Average Clutch Size

starling eggs
CC BY-SA 3.0

Written by Niccoy Walker

Updated: May 27, 2024

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The average clutch is determined by evolution, allowing each female within a species to maximize reproduction.

Average Clutch Size Meaning

The term “average clutch size” refers to the number of eggs laid in one brood. This term typically refers to nesting birds but can sometimes describe the number of eggs from amphibians and reptiles. The average clutch is determined by evolution, allowing each female within a species to maximize reproduction. Many birds have conservative egg-laying numbers per brood, but it is designed this way to help the mother rear the chicks, get through the winter, and lay more successful broods.

Mallard clutch bird eggs

The term “average clutch size” refers to the number of eggs laid in one brood. This term typically refers to nesting birds but can sometimes describe the number of eggs from amphibians and reptiles.

Variations in Size

The average clutch size can greatly differ between species. And can sometimes even differ within the same species if they live in different environments, such as subspecies. Many factors can determine a clutch size, including the female’s health, the male’s ability to provide food, and predation. Species with shorter lifespans tend to lay more eggs in a clutch than those with longer lifespans, such as eagles which only lay one to two eggs on average. Some birds who have their eggs destroyed through predation or human intervention for breeding purposes will produce a double-clutch, where the female lays another set.

Many questions can be asked about why clutch sizes vary so much within bird species. But the answer is simple. Birds lay a specified amount of eggs needed to maximize reproduction. And the amount differs for each bird. 

Birds like albatrosses and petrels lay one egg, vultures lay one to two, gulls lay two to three, shorebirds lay three to four, songbirds lay two to five, ducks lay seven to 12, and pheasants lay eight to 18. 

Clutch sizes differ drastically within taxonomic groups but also within the same species. For instance, some thrushes lay more eggs in the northern portion of their range compared to the southern portion. And older females lay less than younger females. So, as you can see, the average clutch size is only an estimate and changes based on many factors.

There have even been much-heated debates about how latitude is directly linked to clutch size. The theory is that clutch size increases as latitude increases.

starling eggs

Clutch sizes differ drastically within taxonomic groups but also within the same species. For instance, some thrushes lay more eggs in the northern portion of their range compared to the southern portion.

What Can Affect the Average Avian Clutch Size?

The female’s ability to lay eggs is only the first of many hurdles. If it lays too many, it may not be able to incubate them all or care for them all, especially during the winter. 

Here are some more things that affect the average clutch size.

Food Availability

Clutch size is directly related to resource abundance. High-latitude areas with an abundance of food during spring and summer allow for bigger clutch sizes. Nonseasonal areas, like tropical rainforests, tend to have smaller clutches because the food availability does not change. Raising a larger brood is possible when there is an increase in food during the breeding season. Many avian tests have been recorded over the years, and the latitude theory seems to ring true, at least within the confines of these experiments. Birds in the wet tropics laid an average of two to three eggs per brood, but temperate and Arctic regions saw an average between four and six.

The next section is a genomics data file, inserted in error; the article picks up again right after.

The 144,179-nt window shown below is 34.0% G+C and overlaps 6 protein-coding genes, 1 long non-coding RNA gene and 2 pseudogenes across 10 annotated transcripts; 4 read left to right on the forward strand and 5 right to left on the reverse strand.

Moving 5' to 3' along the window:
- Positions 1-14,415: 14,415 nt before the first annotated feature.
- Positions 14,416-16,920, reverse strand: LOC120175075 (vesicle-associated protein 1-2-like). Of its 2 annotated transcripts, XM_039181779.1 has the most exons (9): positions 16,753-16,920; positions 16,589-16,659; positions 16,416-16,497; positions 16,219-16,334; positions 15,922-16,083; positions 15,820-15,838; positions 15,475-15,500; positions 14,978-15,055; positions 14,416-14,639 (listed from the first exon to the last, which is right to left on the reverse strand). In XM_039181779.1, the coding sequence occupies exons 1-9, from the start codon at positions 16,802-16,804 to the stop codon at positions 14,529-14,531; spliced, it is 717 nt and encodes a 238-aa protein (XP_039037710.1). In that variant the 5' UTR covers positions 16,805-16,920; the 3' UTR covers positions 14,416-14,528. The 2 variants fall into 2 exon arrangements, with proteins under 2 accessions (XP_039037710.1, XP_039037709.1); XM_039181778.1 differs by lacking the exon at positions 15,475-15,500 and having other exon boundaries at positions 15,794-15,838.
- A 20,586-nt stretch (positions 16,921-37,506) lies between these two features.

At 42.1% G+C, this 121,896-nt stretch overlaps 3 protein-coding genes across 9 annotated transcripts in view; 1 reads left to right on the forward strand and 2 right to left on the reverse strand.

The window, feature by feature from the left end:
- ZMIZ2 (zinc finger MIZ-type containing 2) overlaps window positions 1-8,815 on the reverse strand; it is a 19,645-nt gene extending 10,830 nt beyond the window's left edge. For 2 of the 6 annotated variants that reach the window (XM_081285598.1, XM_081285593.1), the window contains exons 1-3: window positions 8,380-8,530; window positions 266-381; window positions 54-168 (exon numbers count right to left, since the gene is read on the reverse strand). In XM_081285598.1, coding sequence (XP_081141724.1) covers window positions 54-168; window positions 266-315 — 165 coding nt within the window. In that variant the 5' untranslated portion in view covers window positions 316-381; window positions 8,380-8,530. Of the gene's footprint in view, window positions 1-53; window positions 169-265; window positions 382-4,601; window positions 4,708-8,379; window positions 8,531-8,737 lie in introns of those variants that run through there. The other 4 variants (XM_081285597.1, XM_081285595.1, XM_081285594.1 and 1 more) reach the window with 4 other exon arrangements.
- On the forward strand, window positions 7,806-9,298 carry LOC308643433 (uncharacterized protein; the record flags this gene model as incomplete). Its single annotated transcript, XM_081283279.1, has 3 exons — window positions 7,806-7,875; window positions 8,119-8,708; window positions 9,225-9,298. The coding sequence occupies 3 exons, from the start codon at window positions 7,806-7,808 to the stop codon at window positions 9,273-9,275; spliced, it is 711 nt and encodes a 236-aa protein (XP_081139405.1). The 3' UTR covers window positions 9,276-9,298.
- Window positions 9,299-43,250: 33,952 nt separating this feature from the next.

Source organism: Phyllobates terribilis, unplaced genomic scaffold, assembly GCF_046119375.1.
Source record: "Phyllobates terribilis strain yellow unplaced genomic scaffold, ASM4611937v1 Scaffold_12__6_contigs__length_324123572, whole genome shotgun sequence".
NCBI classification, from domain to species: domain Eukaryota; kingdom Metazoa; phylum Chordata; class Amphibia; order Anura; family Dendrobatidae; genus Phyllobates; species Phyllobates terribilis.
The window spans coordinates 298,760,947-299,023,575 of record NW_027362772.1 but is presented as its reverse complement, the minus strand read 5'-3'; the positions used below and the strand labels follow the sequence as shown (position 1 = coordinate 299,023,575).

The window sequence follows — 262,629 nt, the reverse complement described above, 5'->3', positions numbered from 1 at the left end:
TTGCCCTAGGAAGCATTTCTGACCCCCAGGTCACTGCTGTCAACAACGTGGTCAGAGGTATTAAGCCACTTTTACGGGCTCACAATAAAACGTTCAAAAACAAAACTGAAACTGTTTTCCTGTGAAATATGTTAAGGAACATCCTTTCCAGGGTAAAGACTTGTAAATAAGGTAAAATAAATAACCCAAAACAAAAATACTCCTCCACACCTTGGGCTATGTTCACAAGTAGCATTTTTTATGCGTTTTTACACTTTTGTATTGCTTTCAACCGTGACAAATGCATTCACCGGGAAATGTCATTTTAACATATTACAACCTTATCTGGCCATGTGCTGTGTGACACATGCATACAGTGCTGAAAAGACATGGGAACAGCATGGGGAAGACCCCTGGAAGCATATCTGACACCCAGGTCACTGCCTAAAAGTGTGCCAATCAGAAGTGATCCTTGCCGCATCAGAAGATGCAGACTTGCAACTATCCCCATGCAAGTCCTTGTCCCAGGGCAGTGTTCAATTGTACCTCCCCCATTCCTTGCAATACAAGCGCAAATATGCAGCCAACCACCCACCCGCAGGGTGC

Nest Predation

Similar to food limitation, nest predation is more common in areas near the equator, versus near the poles. With higher rates of predation in tropical areas, smaller clutches reduce the parent birds’ investment in one brood. Bigger clutches can also be more easily spotted by predators, greatly increasing the chances of losing one or more eggs.

great black gull egg clutch

Birds that nest in open cups or scrapes in the ground produce fewer eggs than those who place their clutch in an enclosed area, like a tree cavity.

Seasonality

Seasonality increases with latitude, and the average clutch size increases in environments closer to the poles. Along with a food abundance during the reproductive season, there is also an increase in parental mortality. They are forced to survive periods of low temperatures and risk their lives with migration. These two instances combined have caused the evolution of larger clutches in areas with greater seasonality.

Nest Type

The type of nests the eggs are placed in is a strong determiner of the average clutch size. Birds that nest in open cups or scrapes in the ground produce fewer eggs than those who place their clutch in an enclosed area, like a tree cavity. Those out in the open are more susceptible to predators. But it’s also thought that excavators, like woodpeckers, put more effort into building their nests and, therefore, their nesting opportunities are more limited, so they produce more eggs at one time. Their larger clutch size could also be due to their stable and more specialized diet that’s stable during the changing seasons.


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About the Author

Niccoy is a professional writer for A-Z Animals, and her primary focus is on birds, travel, and interesting facts of all kinds. Niccoy has been writing and researching about travel, nature, wildlife, and business for several years and holds a business degree from Metropolitan State University in Denver. A resident of Florida, Niccoy enjoys hiking, cooking, reading, and spending time at the beach.

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